Heroes of Olympus Series by Rick Riordan
Published between 2010-2014
I loved Rick’s first Olympus series so when I found out that there was a spin-off series that also included Percy and Annabeth, I was eager to snatch it up. It took me some time to pick it up since I had a large list of books to read but I am glad I did. I practically devoured the entire series (all 5 novels) in just a few days because they were so easy to read and they were all very entertaining.
I felt like the first two books were more of a build up for the rest of the novels because the first book started with only half of the characters and the second book followed up with the other half of the characters and then finally in the third book, everyone meets and they go off in that quest based on the prophecy. In a way, I liked this layout because it gave the reader time to digest these new characters that might not have happened as thoroughly as the readers might have liked if Rick had everything happen in just one book before sending them out to the quest. However, at the same time, two books for a buildup means the reader will have to spend that much time to simply just read the books.
Out of all the characters: Percy, Annabeth, Jason, Piper, Leo, Hazel and Frank – I liked Leo best because he was absolutely hilarious. I also felt slightly bad for him because he was basically the 7th wheel. Everyone else was paired up except for him but it was okay because his personality outshone them all. He was sarcastic, smart, resourceful, and a quick thinker. I think he definitely pulled his weight in that group with his inventions even though he wasn’t as powerful as Percy or Jason since they were demigods from the top three.
The character I disliked the most was probably Jason, which was a little odd for me. It’s not like I didn’t like him but out of everyone else, he seemed most “meh” to me. He was confused with what he wanted. He was the praetor for the Rome camp but felt more like Greek so in a few of the books, you can tell he was struggling with identity crisis. And because of that, I felt like it was holding him back in a lot of ways. There were a few times when the group needed his help and he couldn’t give 100% because of his turmoil within.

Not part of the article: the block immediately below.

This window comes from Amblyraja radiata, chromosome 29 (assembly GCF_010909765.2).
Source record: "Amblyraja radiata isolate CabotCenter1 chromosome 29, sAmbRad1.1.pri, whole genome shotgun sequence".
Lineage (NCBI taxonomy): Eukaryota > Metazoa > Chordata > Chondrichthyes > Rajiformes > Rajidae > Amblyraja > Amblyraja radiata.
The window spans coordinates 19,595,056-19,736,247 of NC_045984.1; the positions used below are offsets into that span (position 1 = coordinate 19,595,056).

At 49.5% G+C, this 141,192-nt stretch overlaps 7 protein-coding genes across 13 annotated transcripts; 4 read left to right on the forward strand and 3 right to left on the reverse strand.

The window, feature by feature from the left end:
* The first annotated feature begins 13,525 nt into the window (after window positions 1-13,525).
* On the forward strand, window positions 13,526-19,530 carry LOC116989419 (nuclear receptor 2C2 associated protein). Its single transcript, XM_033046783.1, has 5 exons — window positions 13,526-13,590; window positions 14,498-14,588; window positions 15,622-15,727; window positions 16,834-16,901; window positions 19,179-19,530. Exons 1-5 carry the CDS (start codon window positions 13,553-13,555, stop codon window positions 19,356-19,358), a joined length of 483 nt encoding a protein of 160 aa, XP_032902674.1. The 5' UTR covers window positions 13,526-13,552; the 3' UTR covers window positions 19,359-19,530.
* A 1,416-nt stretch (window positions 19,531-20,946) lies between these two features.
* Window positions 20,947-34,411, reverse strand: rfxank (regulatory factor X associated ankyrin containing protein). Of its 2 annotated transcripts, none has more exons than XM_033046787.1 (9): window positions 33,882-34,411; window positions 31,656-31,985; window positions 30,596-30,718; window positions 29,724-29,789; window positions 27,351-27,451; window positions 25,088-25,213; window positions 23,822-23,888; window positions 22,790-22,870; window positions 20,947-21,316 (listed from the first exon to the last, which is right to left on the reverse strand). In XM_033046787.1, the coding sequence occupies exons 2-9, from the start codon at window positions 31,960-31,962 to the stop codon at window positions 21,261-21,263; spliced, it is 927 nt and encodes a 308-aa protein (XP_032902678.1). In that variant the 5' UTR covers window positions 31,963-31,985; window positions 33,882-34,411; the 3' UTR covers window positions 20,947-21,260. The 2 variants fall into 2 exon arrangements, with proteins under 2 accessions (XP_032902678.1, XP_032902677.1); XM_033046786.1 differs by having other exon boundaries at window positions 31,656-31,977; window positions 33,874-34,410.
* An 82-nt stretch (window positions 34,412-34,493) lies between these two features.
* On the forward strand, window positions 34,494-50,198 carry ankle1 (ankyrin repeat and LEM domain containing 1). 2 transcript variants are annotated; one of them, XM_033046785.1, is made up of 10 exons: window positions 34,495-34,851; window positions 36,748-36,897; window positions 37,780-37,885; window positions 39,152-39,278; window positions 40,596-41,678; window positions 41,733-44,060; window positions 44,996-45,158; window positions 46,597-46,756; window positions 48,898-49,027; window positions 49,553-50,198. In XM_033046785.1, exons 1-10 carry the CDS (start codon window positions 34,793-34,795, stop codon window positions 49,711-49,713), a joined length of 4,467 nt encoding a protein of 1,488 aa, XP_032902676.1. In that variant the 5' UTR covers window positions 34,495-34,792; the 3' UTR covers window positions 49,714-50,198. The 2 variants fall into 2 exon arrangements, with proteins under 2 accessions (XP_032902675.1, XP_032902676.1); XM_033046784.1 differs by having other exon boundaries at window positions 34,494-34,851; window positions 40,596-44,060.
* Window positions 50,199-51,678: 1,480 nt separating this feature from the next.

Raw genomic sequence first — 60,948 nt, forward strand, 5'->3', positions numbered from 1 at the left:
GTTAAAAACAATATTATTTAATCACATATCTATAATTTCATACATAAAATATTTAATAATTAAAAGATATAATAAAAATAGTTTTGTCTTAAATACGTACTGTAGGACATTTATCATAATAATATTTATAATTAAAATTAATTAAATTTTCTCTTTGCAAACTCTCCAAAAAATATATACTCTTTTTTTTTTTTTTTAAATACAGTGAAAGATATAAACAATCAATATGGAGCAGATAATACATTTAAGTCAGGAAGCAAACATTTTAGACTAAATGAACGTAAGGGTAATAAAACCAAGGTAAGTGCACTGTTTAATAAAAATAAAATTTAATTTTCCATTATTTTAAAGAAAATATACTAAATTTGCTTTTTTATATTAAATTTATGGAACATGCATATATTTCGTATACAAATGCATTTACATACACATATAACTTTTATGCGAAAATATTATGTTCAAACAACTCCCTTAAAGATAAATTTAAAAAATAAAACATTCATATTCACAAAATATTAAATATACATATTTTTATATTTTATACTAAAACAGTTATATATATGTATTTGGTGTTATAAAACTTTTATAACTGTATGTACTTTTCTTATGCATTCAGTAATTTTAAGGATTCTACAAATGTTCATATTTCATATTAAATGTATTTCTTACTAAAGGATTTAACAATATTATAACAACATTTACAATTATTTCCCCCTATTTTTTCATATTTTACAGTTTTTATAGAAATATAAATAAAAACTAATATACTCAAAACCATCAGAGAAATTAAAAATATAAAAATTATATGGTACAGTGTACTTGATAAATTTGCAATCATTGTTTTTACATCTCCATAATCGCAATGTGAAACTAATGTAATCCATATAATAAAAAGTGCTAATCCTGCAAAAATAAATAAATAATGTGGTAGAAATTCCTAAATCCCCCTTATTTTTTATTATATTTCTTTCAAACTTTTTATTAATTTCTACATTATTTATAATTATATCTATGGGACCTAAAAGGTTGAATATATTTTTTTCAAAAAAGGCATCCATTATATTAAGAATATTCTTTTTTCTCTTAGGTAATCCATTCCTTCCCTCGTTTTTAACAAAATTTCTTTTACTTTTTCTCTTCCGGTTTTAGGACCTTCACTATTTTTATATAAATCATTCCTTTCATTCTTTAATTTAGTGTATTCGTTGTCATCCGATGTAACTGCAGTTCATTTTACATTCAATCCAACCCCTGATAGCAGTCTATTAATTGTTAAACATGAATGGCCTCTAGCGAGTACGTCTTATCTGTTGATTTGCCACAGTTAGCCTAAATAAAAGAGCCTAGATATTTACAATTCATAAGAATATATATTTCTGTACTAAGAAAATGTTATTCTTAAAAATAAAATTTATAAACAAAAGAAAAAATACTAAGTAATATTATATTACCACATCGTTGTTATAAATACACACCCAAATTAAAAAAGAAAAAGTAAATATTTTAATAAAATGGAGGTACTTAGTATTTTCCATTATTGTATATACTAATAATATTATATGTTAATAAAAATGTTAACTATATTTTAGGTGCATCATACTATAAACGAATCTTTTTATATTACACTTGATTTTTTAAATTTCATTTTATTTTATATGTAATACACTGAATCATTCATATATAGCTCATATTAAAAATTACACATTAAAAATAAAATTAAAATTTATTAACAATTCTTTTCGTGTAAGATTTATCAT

While I found the story engaging and highly entertaining, there were definitely a lot of circumstances when they got themselves out of a sticky situation from the most absurd way. It was hilarious but highly unlikely. I think it would’ve been more interesting if they actually fought their way out rather than get into an argument with their enemy and somehow the enemy becomes either so enraged from the argument or finds the need to win the argument that the demigods actually end up winning. I mean, how is that even possible?
The writing style is definitely meant for teens and I don’t need the new adult genre that recently became popular. Rick’s novels are more for early high schoolers rather than the “young adult” that the YA genre is geared towards. That being said, I’m still a child at heart so I still thoroughly enjoyed this series. I’ve always found the Greek mythology fascinating and it was definitely interesting to see the Roman side of things – I’m still a fan of the Greeks though. I think the Romans are too orderly and combat driven for me.
That being said, I highly recommend this series especially if you’d enjoyed Rick’s other series or if you’re simply a fan of either Greek or Roman gods and goddesses.